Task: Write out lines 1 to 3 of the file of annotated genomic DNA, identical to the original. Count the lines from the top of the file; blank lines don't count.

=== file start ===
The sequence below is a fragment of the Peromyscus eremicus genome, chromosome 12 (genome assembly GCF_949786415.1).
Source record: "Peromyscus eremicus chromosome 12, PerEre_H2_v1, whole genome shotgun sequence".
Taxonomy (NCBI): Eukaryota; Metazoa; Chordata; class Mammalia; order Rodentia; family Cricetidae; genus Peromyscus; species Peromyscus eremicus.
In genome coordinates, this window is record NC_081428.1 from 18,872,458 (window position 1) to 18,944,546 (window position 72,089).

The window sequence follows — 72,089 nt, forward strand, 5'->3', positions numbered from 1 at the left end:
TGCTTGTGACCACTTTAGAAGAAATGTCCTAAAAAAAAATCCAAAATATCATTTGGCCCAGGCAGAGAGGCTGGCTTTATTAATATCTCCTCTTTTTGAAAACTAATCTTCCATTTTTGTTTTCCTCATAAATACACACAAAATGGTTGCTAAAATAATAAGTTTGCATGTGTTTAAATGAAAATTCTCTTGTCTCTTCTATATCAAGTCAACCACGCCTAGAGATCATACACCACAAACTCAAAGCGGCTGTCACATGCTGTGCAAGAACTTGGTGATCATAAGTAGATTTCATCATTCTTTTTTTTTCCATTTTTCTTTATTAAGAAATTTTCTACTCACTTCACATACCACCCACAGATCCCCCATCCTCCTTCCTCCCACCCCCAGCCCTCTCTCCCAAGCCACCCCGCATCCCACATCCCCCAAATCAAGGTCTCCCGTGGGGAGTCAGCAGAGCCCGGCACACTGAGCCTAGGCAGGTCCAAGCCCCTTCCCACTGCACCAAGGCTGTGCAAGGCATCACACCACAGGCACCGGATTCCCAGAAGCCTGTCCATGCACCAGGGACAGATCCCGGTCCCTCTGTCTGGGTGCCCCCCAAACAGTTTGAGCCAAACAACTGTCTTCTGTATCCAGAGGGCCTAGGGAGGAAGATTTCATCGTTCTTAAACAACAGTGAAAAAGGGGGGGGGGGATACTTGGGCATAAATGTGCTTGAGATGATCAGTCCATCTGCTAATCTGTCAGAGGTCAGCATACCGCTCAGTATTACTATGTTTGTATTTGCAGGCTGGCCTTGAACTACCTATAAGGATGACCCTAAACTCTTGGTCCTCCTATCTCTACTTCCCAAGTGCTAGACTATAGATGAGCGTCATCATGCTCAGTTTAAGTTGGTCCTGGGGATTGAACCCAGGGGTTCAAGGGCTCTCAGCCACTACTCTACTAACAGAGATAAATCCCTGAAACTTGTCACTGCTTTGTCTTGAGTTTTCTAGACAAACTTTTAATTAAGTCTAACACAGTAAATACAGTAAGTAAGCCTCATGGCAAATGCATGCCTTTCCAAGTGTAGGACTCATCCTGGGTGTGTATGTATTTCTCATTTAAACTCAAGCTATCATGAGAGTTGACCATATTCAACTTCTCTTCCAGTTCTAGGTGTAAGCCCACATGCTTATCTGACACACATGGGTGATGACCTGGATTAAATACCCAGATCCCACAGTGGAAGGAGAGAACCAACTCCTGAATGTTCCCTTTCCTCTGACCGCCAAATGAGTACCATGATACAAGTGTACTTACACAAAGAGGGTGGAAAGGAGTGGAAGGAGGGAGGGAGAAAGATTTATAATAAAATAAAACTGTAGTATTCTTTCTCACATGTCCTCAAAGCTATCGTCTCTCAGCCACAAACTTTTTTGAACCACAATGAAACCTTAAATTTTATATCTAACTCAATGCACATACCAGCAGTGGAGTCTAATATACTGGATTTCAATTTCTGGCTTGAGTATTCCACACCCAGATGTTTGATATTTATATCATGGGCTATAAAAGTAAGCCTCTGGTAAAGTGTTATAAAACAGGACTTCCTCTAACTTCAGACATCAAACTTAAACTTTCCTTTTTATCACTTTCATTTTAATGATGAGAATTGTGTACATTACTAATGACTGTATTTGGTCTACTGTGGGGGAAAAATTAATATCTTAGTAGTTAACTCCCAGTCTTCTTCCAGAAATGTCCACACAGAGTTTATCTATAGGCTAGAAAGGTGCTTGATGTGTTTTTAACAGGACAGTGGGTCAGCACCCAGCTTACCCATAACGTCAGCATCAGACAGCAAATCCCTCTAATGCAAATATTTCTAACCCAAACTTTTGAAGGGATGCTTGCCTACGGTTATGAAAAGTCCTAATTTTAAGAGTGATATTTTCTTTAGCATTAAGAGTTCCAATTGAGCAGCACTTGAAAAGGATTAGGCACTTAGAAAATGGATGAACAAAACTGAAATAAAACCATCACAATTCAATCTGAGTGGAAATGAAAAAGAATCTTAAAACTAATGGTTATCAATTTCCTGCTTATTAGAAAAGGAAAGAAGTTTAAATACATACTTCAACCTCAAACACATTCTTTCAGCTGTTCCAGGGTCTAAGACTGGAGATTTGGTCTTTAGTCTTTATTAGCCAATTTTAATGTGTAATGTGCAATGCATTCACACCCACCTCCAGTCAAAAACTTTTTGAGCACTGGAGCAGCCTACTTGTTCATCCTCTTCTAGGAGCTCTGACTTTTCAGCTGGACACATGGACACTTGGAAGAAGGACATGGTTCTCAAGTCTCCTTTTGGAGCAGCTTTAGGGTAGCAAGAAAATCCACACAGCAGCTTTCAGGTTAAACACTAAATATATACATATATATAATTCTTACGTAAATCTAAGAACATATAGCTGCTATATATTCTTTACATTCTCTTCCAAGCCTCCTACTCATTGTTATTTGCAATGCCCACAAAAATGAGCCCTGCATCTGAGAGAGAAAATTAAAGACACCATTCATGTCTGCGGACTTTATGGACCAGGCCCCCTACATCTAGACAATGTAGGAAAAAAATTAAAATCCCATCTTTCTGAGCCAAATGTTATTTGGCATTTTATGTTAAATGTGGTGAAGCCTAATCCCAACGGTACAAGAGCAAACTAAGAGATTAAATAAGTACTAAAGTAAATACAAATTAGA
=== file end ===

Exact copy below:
The sequence below is a fragment of the Peromyscus eremicus genome, chromosome 12 (genome assembly GCF_949786415.1).
Source record: "Peromyscus eremicus chromosome 12, PerEre_H2_v1, whole genome shotgun sequence".
Taxonomy (NCBI): Eukaryota; Metazoa; Chordata; class Mammalia; order Rodentia; family Cricetidae; genus Peromyscus; species Peromyscus eremicus.